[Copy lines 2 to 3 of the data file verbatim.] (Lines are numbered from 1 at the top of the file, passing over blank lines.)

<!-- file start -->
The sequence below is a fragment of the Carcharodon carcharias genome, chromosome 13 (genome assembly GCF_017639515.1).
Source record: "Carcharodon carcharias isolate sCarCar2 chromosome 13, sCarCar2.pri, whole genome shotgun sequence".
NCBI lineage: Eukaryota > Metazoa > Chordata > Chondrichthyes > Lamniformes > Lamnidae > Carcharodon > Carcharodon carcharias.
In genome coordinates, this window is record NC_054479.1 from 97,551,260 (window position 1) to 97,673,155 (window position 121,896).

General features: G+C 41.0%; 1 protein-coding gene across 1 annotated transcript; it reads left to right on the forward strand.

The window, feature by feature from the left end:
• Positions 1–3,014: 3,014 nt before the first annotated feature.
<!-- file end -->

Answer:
Source record: "Carcharodon carcharias isolate sCarCar2 chromosome 13, sCarCar2.pri, whole genome shotgun sequence".
NCBI lineage: Eukaryota > Metazoa > Chordata > Chondrichthyes > Lamniformes > Lamnidae > Carcharodon > Carcharodon carcharias.